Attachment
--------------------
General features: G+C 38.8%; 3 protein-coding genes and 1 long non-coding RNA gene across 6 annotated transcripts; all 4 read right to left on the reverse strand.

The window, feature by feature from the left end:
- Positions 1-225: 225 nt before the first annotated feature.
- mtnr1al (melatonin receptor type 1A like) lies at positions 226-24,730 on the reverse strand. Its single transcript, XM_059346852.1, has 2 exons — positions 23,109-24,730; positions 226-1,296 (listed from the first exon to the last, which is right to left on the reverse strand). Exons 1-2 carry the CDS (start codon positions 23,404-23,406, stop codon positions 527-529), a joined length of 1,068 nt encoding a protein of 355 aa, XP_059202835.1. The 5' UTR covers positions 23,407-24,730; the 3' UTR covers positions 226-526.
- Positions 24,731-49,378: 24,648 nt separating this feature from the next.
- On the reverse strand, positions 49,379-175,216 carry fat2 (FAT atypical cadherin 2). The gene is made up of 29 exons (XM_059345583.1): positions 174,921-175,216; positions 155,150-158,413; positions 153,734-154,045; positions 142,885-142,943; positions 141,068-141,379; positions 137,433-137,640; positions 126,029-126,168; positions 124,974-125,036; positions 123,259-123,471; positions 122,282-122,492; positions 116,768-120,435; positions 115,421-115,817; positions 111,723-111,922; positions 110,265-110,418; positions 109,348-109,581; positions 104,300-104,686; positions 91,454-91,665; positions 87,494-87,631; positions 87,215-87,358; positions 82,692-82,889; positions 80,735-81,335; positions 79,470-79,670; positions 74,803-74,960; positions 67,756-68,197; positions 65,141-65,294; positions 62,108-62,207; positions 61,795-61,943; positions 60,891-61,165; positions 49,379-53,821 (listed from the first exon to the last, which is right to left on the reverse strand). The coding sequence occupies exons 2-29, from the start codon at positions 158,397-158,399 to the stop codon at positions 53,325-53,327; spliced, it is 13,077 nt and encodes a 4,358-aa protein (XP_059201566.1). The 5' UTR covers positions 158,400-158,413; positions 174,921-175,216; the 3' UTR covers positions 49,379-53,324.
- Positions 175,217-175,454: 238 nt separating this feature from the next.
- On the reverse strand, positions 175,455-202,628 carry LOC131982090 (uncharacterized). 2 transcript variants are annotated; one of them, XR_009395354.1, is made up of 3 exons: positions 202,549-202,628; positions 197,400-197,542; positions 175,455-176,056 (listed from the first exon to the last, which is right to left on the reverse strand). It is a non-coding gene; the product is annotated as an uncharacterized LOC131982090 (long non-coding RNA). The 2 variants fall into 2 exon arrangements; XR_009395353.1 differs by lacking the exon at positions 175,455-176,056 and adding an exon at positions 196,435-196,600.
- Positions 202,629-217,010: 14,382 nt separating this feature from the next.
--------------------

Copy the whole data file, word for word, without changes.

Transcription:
General features: G+C 38.8%; 3 protein-coding genes and 1 long non-coding RNA gene across 6 annotated transcripts; all 4 read right to left on the reverse strand.

The window, feature by feature from the left end:
- Positions 1-225: 225 nt before the first annotated feature.
- mtnr1al (melatonin receptor type 1A like) lies at positions 226-24,730 on the reverse strand. Its single transcript, XM_059346852.1, has 2 exons — positions 23,109-24,730; positions 226-1,296 (listed from the first exon to the last, which is right to left on the reverse strand). Exons 1-2 carry the CDS (start codon positions 23,404-23,406, stop codon positions 527-529), a joined length of 1,068 nt encoding a protein of 355 aa, XP_059202835.1. The 5' UTR covers positions 23,407-24,730; the 3' UTR covers positions 226-526.
- Positions 24,731-49,378: 24,648 nt separating this feature from the next.
- On the reverse strand, positions 49,379-175,216 carry fat2 (FAT atypical cadherin 2). The gene is made up of 29 exons (XM_059345583.1): positions 174,921-175,216; positions 155,150-158,413; positions 153,734-154,045; positions 142,885-142,943; positions 141,068-141,379; positions 137,433-137,640; positions 126,029-126,168; positions 124,974-125,036; positions 123,259-123,471; positions 122,282-122,492; positions 116,768-120,435; positions 115,421-115,817; positions 111,723-111,922; positions 110,265-110,418; positions 109,348-109,581; positions 104,300-104,686; positions 91,454-91,665; positions 87,494-87,631; positions 87,215-87,358; positions 82,692-82,889; positions 80,735-81,335; positions 79,470-79,670; positions 74,803-74,960; positions 67,756-68,197; positions 65,141-65,294; positions 62,108-62,207; positions 61,795-61,943; positions 60,891-61,165; positions 49,379-53,821 (listed from the first exon to the last, which is right to left on the reverse strand). The coding sequence occupies exons 2-29, from the start codon at positions 158,397-158,399 to the stop codon at positions 53,325-53,327; spliced, it is 13,077 nt and encodes a 4,358-aa protein (XP_059201566.1). The 5' UTR covers positions 158,400-158,413; positions 174,921-175,216; the 3' UTR covers positions 49,379-53,324.
- Positions 175,217-175,454: 238 nt separating this feature from the next.
- On the reverse strand, positions 175,455-202,628 carry LOC131982090 (uncharacterized). 2 transcript variants are annotated; one of them, XR_009395354.1, is made up of 3 exons: positions 202,549-202,628; positions 197,400-197,542; positions 175,455-176,056 (listed from the first exon to the last, which is right to left on the reverse strand). It is a non-coding gene; the product is annotated as an uncharacterized LOC131982090 (long non-coding RNA). The 2 variants fall into 2 exon arrangements; XR_009395353.1 differs by lacking the exon at positions 175,455-176,056 and adding an exon at positions 196,435-196,600.
- Positions 202,629-217,010: 14,382 nt separating this feature from the next.